The standards were initially developed for the manufacturing industry, and approved for use in the agriculture sector in 2000. The standards were revised in 2001 and another revision of the guidance documents is underway.

Certification and accreditation

SAI accredits certification bodies to audit production facilities. Accreditation requirements include: demonstrated adherence to ISO/IEC Guide 62; documentation on how to obtain information about working conditions from regional interested parties, NGOs and workers; information on how it will determine the sufficient wage level; and documentation on how it ensures that audit personnel are trained in the components and application of SA8000. The individual auditors performing the inspections must be accredited as well.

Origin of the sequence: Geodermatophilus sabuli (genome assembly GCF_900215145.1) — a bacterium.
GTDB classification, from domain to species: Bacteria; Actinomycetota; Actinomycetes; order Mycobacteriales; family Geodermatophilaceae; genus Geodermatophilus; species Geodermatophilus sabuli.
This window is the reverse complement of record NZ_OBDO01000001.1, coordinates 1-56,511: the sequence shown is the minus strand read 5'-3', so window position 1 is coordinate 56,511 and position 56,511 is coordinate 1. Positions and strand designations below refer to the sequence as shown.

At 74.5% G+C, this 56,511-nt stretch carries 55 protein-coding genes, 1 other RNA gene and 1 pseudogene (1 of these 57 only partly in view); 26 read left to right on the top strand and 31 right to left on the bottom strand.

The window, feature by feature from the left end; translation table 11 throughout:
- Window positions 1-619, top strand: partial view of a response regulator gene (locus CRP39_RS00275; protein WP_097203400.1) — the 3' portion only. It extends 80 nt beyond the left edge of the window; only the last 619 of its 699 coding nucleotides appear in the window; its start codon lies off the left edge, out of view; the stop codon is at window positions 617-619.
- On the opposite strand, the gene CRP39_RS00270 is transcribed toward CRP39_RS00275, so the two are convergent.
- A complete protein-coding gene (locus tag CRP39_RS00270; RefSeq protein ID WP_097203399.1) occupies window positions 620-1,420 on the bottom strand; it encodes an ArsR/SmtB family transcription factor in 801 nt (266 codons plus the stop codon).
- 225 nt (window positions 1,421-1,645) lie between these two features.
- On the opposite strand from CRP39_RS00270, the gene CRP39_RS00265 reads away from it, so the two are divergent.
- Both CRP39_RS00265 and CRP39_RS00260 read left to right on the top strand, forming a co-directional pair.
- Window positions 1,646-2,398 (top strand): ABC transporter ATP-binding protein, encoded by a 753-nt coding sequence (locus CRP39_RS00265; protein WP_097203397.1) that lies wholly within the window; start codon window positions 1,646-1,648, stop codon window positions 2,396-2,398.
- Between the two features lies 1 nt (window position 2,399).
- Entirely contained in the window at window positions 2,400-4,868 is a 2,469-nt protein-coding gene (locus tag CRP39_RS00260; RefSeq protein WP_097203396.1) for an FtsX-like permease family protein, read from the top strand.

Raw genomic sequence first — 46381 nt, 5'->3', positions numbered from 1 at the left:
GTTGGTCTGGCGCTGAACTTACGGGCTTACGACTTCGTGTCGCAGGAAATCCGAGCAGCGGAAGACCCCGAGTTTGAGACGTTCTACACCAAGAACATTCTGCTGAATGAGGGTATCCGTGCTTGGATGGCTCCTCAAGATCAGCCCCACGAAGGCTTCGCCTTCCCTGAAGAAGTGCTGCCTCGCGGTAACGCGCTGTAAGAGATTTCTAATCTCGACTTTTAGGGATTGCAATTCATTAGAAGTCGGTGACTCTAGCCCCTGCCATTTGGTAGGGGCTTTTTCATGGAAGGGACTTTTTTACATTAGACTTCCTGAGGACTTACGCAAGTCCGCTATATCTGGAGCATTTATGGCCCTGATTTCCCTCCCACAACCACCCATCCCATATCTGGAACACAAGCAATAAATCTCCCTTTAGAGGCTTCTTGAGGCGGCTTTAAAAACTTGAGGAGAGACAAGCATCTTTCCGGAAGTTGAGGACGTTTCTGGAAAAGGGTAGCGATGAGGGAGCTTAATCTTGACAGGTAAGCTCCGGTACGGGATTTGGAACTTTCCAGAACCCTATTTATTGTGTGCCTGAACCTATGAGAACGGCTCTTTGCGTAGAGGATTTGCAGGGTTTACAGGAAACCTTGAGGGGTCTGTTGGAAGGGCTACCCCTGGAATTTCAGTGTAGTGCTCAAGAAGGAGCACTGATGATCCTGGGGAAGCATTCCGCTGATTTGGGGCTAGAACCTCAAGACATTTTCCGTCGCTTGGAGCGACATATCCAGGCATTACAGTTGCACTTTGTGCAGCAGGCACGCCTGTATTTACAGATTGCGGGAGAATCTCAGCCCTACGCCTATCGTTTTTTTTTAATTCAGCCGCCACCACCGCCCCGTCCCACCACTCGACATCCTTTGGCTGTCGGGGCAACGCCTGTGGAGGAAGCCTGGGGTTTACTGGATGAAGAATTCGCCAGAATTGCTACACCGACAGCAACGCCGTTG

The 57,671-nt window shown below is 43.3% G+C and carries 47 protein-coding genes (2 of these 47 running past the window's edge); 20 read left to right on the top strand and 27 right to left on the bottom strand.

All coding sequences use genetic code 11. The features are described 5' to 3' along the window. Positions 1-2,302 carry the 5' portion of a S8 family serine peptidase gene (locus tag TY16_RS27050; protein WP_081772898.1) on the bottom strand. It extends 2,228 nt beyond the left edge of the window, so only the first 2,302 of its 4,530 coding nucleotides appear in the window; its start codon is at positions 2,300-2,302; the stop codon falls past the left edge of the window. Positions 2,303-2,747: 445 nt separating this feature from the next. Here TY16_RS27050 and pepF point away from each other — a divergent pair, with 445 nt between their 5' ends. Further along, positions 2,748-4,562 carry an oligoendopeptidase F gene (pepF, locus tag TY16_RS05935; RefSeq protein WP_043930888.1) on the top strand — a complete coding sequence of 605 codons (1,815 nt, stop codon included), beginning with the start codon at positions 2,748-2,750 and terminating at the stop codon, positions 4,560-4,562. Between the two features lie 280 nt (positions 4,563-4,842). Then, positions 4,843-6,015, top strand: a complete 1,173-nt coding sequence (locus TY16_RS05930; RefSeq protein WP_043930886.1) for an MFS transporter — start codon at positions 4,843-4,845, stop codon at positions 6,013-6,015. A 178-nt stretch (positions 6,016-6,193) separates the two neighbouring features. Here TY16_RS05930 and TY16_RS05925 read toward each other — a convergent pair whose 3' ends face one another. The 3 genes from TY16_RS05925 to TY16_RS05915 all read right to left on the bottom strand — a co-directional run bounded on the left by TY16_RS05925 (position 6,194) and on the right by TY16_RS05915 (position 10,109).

Companies that do a substantial amount of sourcing from contracted suppliers can join the Signatory Member programme, which requires that the company issue a plan for moving company-owned and supplier facilities to SA8000 certification over time, and report publicly on progress. SA8000 was approved for use in the agriculture sector in 2000, and so far 15 agriculture facilities have been certified, covering growing, packing and processing of bananas, pineapples, canned fruit, coffee, tobacco and wine.

Label and markets

The SAI-SA8000 label is not used on products. Certified facilities and signatories may use the label in their communications. Consequently there is no differentiated market for SA8000-certified products. The "market" could be understood to be those large buyers, e.g. retailers, that are Signatory Members and consequently try to move their suppliers towards SA8000 certification.